The symbol for infinity, ∞ (U+221E) is called a leminscate, named for the shape of lemniscate curve from algebraic geometry which is is based on.

The word leminscate comes from the Latin lēmniscātus, meaning "decorated with ribbons". The use of leminscate in references to curves is attributed to Jacob Bernoulli. It was first used as a symbol for infinity by John Wallis in his 1655 paper *De sectionibus conicis*, but was used as a decorative symbol before. It is used for potential infinity rather than actual infinity as actual infinities have other symbols to represent them, such as ℕ or aleph numbers.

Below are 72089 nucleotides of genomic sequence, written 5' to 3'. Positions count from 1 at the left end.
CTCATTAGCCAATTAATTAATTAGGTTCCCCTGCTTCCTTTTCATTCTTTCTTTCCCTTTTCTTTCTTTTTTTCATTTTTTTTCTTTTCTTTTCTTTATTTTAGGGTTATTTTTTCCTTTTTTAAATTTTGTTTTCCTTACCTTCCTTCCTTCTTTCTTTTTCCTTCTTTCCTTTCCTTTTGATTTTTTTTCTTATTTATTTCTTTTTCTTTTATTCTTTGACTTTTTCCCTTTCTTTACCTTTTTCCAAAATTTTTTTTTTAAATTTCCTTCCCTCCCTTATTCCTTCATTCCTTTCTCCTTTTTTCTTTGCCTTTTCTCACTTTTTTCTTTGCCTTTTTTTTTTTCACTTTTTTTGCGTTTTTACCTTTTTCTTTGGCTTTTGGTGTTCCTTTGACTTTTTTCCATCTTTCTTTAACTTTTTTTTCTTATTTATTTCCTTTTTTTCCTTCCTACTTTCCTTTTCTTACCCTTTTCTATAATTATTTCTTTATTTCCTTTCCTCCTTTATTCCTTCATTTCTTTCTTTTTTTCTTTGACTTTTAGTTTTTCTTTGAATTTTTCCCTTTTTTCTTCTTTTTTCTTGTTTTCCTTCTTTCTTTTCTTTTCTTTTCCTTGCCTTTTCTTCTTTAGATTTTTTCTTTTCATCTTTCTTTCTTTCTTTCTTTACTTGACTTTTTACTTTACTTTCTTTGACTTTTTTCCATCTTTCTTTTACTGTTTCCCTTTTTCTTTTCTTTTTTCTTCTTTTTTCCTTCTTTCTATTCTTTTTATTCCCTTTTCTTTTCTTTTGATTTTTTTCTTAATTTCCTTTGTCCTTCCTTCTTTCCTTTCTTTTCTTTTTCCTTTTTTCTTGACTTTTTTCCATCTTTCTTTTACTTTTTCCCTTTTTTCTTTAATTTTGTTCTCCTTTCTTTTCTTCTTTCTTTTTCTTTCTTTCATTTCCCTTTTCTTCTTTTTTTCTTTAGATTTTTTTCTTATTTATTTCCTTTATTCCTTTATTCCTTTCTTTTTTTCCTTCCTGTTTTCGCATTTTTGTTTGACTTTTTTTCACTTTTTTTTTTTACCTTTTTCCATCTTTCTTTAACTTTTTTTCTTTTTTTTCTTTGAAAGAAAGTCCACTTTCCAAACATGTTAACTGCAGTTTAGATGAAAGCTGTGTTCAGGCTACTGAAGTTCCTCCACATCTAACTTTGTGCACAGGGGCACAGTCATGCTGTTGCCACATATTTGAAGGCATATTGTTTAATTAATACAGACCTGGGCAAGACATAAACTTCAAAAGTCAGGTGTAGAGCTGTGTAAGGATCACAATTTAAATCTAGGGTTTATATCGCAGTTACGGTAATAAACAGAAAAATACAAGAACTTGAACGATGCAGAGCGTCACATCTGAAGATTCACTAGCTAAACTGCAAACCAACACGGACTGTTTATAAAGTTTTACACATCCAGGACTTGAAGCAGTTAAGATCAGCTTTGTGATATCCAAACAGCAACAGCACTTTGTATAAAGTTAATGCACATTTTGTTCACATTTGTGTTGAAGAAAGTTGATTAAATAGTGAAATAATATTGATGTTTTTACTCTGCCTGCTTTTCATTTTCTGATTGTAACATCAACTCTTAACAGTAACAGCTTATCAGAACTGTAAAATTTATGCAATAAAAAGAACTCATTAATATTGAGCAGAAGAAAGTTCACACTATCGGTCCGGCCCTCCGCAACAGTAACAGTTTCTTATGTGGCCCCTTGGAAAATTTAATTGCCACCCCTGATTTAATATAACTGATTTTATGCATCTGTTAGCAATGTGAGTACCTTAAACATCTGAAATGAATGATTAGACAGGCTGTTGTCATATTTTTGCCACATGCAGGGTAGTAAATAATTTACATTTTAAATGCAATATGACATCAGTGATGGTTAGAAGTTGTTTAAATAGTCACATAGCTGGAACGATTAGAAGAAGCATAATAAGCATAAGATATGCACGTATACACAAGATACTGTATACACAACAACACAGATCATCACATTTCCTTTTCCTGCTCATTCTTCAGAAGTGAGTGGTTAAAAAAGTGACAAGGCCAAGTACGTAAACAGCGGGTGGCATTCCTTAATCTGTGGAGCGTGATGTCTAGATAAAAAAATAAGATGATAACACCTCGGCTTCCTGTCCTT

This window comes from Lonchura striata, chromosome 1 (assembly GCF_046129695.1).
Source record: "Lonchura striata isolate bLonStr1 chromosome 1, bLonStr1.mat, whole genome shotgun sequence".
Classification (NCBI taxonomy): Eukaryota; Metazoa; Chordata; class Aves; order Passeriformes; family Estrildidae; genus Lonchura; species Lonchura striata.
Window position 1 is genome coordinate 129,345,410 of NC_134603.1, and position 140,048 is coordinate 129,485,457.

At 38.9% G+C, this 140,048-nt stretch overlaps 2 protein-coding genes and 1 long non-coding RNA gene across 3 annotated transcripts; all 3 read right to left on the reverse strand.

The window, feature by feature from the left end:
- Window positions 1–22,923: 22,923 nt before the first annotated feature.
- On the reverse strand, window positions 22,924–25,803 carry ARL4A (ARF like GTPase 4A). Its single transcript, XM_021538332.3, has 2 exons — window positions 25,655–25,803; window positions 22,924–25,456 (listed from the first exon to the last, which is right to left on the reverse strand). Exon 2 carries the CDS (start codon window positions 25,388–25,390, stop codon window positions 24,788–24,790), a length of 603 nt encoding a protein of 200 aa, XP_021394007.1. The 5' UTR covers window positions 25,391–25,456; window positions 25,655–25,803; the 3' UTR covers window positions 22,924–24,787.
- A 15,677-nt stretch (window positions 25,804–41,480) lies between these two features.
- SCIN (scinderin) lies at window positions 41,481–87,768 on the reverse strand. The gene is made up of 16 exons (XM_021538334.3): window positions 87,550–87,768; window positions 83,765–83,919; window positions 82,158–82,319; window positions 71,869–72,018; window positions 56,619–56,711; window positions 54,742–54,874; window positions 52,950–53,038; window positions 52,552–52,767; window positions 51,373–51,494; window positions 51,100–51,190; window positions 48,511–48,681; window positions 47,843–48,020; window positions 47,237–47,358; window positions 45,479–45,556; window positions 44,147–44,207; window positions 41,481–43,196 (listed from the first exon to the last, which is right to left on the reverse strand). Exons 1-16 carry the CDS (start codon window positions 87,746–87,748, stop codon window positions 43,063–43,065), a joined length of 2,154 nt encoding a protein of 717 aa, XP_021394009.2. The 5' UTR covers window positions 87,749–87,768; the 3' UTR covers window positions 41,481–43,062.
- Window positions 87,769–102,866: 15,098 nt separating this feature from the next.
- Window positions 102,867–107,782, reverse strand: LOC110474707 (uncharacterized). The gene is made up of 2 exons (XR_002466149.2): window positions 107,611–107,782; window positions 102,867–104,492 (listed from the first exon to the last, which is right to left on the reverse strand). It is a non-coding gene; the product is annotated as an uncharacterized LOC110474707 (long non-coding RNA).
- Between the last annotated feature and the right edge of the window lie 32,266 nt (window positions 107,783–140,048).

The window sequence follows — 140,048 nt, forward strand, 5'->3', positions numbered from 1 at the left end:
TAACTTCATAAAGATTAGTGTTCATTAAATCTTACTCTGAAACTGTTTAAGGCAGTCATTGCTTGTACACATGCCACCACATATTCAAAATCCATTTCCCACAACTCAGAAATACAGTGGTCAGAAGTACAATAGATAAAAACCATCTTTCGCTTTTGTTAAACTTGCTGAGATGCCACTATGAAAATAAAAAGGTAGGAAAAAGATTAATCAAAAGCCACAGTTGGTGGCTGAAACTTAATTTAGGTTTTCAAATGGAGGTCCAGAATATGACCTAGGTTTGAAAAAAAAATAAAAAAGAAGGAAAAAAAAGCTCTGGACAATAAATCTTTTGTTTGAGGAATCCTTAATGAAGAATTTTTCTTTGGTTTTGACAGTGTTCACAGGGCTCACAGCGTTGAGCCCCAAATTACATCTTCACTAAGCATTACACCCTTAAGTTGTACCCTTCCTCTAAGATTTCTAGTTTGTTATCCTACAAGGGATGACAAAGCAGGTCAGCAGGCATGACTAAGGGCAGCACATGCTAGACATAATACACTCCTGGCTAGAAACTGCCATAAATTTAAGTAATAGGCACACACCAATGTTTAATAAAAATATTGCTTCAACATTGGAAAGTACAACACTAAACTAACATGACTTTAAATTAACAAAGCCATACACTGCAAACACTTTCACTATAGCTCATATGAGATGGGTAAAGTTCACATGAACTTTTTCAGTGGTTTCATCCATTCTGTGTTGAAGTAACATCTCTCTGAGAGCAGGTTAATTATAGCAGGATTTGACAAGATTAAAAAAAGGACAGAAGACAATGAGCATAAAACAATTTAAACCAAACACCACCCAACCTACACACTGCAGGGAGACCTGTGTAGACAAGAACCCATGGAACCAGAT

The exact reason Wallis chose the lemniscate is unclear, multiple theories have been put forth:

- Based on the Roman CIↃ which was used to represent 1000
- A variant of lower case omega, ω

## Related Characters

- ♾ PERMANENT PAPER SIGN (U+267E)
- ⚭ MARRIAGE SYMBOL (U+26AD)